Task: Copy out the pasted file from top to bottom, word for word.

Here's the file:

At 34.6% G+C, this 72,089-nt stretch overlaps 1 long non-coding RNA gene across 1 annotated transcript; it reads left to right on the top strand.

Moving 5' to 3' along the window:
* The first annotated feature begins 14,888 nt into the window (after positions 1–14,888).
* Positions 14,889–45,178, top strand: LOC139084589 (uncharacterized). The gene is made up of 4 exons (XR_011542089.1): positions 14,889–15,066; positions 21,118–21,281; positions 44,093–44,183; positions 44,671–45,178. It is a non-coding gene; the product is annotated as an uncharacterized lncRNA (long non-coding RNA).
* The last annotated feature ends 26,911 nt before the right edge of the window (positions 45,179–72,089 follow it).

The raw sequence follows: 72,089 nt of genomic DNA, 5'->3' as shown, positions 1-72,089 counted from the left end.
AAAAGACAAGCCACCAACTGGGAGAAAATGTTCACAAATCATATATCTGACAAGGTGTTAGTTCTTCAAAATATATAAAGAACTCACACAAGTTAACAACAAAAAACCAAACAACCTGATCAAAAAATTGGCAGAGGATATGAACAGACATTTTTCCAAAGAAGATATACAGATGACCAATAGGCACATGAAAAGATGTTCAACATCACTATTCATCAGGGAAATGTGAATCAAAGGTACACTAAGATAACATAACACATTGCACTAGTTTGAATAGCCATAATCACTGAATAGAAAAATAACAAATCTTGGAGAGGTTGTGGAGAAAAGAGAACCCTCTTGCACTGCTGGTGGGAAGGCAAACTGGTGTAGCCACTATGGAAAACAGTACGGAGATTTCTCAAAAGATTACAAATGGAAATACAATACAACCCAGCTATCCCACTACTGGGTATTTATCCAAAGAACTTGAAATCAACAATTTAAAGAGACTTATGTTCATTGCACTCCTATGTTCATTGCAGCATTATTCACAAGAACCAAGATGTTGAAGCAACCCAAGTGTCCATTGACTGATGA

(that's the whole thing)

At 34.6% G+C, this 72,089-nt stretch overlaps 1 long non-coding RNA gene across 1 annotated transcript; it reads left to right on the top strand.

Moving 5' to 3' along the window:
* The first annotated feature begins 14,888 nt into the window (after positions 1–14,888).
* Positions 14,889–45,178, top strand: LOC139084589 (uncharacterized). The gene is made up of 4 exons (XR_011542089.1): positions 14,889–15,066; positions 21,118–21,281; positions 44,093–44,183; positions 44,671–45,178. It is a non-coding gene; the product is annotated as an uncharacterized lncRNA (long non-coding RNA).
* The last annotated feature ends 26,911 nt before the right edge of the window (positions 45,179–72,089 follow it).

The raw sequence follows: 72,089 nt of genomic DNA, 5'->3' as shown, positions 1-72,089 counted from the left end.
AAAAGACAAGCCACCAACTGGGAGAAAATGTTCACAAATCATATATCTGACAAGGTGTTAGTTCTTCAAAATATATAAAGAACTCACACAAGTTAACAACAAAAAACCAAACAACCTGATCAAAAAATTGGCAGAGGATATGAACAGACATTTTTCCAAAGAAGATATACAGATGACCAATAGGCACATGAAAAGATGTTCAACATCACTATTCATCAGGGAAATGTGAATCAAAGGTACACTAAGATAACATAACACATTGCACTAGTTTGAATAGCCATAATCACTGAATAGAAAAATAACAAATCTTGGAGAGGTTGTGGAGAAAAGAGAACCCTCTTGCACTGCTGGTGGGAAGGCAAACTGGTGTAGCCACTATGGAAAACAGTACGGAGATTTCTCAAAAGATTACAAATGGAAATACAATACAACCCAGCTATCCCACTACTGGGTATTTATCCAAAGAACTTGAAATCAACAATTTAAAGAGACTTATGTTCATTGCACTCCTATGTTCATTGCAGCATTATTCACAAGAACCAAGATGTTGAAGCAACCCAAGTGTCCATTGACTGATGA